Simple yet profound, it draws you into rumination, which can take you down several paths.

My own immediate reaction to this fable was capitulation to the notion that it accurately reflects the nature of life. Truth – reality – is almost always less glamorous than we believe – or are led to believe. While not all fairytales are actually nightmares, there is often some disparity between how glowing and wonderful we imagine a person, thing or situation to be and the reality.

Evidence of this is all around. You see it in the acres of newsprint devoted to agony aunt colums, in the buckets of tears shed on television talkshows, and in the pained expressions of those in your own circle who come to you in moments of crisis. The cries of shock and disappointment span the gamut of human experiences: “I can't believe this is the man/woman I married!” or “We bought our dream house but the basement leaks and the neighbours are obnoxious” or “I worked so hard to get this promotion and now my job takes up so much time I don't have a life!”

At first glance, it may seem that to accept this idea – that reality is usually less attractive than we perceive – is to take on a depressing view of the world. You may argue that if we start thinking nothing is as good as it seems then there is little reason to get excited about anything. And that takes all the fun out of living.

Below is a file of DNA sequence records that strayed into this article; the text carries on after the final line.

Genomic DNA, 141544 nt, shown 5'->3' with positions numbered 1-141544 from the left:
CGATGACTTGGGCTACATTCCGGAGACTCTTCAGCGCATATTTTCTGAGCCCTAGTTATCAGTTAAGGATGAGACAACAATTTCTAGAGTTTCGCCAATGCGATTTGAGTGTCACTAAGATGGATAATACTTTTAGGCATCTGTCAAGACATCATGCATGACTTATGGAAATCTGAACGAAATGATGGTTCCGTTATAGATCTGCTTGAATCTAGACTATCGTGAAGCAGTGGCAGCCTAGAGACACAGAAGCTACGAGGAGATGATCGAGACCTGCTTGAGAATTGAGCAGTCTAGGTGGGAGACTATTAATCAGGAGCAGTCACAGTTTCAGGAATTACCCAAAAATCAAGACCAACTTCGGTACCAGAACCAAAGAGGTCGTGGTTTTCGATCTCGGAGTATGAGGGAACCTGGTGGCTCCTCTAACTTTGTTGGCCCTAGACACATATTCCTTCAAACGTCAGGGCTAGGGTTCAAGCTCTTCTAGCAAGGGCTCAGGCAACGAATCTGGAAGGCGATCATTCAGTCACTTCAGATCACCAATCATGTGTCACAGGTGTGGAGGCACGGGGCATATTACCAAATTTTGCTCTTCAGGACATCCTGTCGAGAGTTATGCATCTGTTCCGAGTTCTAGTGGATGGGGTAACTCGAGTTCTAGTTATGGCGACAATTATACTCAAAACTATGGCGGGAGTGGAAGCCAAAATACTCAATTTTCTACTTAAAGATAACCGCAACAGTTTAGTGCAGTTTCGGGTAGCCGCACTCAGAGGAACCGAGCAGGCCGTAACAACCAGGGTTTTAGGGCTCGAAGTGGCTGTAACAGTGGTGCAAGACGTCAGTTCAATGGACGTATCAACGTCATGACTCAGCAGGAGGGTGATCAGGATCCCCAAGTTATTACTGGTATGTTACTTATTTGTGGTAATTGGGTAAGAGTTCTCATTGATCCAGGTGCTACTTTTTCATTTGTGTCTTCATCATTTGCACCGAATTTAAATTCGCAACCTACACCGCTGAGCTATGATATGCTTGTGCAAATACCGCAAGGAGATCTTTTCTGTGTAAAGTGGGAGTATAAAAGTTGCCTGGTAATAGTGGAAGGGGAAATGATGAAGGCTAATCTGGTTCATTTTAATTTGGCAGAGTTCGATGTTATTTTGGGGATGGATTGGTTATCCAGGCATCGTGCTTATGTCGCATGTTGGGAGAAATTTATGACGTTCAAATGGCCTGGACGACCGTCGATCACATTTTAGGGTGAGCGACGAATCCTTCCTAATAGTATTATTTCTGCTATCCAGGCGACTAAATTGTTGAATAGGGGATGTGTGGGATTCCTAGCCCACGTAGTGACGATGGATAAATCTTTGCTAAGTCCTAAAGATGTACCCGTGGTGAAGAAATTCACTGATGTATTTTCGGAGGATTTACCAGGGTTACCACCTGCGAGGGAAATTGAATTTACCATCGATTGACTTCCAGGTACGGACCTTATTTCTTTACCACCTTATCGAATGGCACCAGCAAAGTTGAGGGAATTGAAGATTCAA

But such an interpretation puts the focus in the wrong place.

If my experiences thus far have taught me anything, it is this: the beauty in life is in what we become as we confront, accept and learn from unpleasant realities.

We become stronger for having survived the disappointment of discovering the truth; we become more mature as we accept reality for what it is; we become more compassionate as we embrace a truth even though it is less polished than we had originally believed.

I can see this clearly in my view of myself. It's not that I had thought of myself as perfect, but that for most of my life I had not taken any time to truly examine myself. Perhaps that was out of fear of what I would find. And when a difficult period in my life forced me to take stock, it was quite shocking to discover my many faults and failings. Having done so, however, I can be more at ease with myself because I've come to see that although Celia is less than perfect, there's much about her to love.